Second Thoughts - Disability Rights Advocates Against Assisted Suicide

Blog > Same old, same old

Submitted by Amy Hasbrouck

Discussions of assisted suicide at forums all begin to sound alike after a while

Up front there is a panel of experts. At least one is a religious and/or politically conservative person, another is a doctor or other medical professional, and a third is a supporter of assisted suicide (often a lawyer, university professor, or another doctor). Rarely are disability rights activists asked to be on the panel, and if they are, they're far outnumbered.

Early in the discussion assisted suicide supporters use words like "unbearable suffering," "pain," "undignified" "trapped," "rights," "control," etc. If a disability rights advocate has the opportunity, chances are she or he will mention that only a very small percentage of people request assisted suicide because of pain, and that palliative care is extremely effective at easing the discomfort of dying. The response that comes back is that there are "other kinds" of suffering, such as as loss of physical function, or needing assistance with activities of daily living, which is described as "undignified."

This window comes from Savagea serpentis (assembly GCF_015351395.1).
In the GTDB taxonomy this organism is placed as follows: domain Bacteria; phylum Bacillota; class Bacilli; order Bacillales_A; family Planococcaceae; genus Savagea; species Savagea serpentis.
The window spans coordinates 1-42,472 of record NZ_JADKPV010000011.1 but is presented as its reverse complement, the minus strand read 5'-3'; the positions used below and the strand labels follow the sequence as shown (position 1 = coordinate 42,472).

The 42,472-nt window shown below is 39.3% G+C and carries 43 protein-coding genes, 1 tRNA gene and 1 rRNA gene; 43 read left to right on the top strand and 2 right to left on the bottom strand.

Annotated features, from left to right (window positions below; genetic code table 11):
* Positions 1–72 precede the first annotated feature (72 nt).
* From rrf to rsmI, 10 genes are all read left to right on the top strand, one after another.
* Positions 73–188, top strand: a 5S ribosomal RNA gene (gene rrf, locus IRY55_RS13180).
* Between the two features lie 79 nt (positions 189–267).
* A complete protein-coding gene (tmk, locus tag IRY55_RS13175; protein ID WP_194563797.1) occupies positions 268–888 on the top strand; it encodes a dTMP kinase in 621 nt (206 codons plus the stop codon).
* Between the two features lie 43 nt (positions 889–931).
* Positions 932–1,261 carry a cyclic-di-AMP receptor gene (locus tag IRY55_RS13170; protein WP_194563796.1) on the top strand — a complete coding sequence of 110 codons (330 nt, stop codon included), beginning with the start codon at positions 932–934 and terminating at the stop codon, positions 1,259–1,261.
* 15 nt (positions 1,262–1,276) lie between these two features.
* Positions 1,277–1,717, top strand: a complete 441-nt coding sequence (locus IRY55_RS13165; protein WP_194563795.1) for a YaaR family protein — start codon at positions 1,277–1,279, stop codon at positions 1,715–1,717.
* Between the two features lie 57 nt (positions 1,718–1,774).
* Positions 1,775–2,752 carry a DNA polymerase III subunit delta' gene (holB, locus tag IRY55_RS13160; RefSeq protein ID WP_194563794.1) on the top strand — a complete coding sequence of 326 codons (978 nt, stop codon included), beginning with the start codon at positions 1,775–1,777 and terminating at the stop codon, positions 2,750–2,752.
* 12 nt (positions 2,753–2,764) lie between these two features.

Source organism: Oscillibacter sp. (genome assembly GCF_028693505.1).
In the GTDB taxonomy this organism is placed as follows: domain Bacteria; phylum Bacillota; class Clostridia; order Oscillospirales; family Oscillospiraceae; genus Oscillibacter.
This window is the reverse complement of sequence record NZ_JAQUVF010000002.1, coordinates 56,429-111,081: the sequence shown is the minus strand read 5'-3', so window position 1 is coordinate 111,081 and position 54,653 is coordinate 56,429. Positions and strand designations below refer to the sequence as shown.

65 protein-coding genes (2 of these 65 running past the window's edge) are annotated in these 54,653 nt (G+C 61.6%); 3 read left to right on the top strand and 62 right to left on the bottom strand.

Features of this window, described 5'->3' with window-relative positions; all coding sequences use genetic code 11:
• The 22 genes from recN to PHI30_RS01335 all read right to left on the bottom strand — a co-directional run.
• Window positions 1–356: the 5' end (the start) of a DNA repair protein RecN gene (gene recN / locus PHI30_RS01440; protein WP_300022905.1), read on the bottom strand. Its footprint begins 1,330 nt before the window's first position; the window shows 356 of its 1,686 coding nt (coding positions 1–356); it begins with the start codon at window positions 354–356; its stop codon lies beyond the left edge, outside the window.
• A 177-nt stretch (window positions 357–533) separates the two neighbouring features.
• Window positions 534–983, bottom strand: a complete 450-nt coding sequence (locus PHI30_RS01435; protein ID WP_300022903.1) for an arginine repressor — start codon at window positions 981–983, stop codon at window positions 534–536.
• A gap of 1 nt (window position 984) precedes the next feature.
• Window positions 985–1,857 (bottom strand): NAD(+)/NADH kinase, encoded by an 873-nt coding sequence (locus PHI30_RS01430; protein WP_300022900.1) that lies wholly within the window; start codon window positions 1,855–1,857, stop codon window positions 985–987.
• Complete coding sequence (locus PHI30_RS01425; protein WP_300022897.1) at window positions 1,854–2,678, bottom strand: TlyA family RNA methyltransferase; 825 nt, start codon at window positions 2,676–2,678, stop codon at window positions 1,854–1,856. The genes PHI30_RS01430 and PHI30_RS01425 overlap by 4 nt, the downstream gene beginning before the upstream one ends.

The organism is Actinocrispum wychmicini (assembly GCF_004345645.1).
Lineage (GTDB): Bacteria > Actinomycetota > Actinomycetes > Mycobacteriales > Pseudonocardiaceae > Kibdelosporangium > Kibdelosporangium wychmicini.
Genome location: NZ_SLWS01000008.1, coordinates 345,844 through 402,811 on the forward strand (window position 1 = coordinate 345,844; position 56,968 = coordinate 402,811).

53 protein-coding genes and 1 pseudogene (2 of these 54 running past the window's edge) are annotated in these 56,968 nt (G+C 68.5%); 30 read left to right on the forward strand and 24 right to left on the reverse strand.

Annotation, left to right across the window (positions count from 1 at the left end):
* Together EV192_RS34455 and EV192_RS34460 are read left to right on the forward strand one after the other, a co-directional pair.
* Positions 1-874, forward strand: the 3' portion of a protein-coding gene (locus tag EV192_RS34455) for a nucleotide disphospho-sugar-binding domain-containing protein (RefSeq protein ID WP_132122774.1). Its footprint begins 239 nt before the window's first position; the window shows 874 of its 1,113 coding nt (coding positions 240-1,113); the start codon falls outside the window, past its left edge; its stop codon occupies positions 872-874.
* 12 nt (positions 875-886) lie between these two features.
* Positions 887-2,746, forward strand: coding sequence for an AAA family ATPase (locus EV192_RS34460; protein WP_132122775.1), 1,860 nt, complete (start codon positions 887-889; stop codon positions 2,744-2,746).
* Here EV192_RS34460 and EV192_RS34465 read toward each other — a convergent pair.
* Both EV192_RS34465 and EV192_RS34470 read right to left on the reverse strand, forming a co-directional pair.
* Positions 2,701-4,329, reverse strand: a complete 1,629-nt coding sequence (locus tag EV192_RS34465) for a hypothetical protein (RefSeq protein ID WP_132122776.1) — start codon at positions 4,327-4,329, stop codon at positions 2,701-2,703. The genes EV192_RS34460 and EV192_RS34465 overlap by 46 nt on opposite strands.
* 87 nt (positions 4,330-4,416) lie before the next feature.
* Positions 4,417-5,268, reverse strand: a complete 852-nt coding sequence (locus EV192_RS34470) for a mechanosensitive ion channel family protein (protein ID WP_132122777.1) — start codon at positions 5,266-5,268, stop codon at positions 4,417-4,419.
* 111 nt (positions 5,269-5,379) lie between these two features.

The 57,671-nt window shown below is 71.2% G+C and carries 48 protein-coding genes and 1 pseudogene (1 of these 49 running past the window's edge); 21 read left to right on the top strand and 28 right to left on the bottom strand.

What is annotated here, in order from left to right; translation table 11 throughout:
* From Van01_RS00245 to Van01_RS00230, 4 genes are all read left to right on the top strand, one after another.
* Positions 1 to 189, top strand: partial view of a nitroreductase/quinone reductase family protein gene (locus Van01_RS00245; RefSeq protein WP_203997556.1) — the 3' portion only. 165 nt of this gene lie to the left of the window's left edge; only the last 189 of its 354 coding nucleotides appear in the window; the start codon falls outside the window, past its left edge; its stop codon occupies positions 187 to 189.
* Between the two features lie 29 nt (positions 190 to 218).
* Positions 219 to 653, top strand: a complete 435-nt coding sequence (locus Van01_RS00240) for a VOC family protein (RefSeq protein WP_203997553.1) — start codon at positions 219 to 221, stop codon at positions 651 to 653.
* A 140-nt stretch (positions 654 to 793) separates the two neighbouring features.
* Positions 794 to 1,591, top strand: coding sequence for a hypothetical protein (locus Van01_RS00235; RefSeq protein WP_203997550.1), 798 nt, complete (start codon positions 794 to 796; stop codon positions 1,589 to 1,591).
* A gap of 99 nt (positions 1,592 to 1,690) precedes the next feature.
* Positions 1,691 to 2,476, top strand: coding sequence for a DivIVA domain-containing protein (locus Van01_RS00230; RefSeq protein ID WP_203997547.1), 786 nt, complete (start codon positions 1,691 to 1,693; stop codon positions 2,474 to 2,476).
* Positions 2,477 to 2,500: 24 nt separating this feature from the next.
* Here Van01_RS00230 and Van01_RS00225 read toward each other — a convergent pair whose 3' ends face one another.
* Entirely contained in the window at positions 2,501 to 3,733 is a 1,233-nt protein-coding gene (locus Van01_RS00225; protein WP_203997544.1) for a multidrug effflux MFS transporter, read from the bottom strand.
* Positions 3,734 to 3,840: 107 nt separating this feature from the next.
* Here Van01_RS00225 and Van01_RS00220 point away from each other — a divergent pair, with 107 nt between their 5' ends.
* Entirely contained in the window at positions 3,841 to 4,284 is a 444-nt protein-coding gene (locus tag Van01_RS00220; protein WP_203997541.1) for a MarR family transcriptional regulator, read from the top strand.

(At that moment, I like to weigh the relative dignity of Stephen Hawking's personal care versus a bunch of childish people throwing tantrums on some reality TV show.)

Such comments make it seem like they're talking about assisted suicide for people with disabilities. If a disability activist gets a chance to point out that it's discriminatory to help disabled people die instead of trying to prevent their suicides, they say "No, no! We're only talking about people with terminal illness."

On the other side, the religious panelist will use words like "moral" "obligation" "care" "vulnerable" and sometimes even "unfortunate." When a disability rights advocate points out that words like "vulnerable" and ""unfortunate" tend to lower the status of people with disabilities, they'll say "Oh, we didn't mean it that way."

Because the same old experts will always make the same old points, such forums should feature people with disabilities on the panel.

We could talk about how public policy makes it difficult to live fulfilling lives in the community, and how hard it is to find mental health professionals who don't share the view that disability is a fate worse than death. We could talk about the lessons we've learned from our experience with the medical community; that doctors make mistakes, that the squeaky wheel gets the grease, and that each person knows best what works for him or her. In short, we could bring a different point of view, to re-shape the conversation.

Almost everybody with a terminal illness will have a disability, though not everyone with a disability has a terminal illness. But all people with disabilities are endangered by assisted suicide laws. For us it is as real as our next medical test, urinary tract infection or persistent cold. We must speak up about assisted suicide, and the rest of the world must listen.

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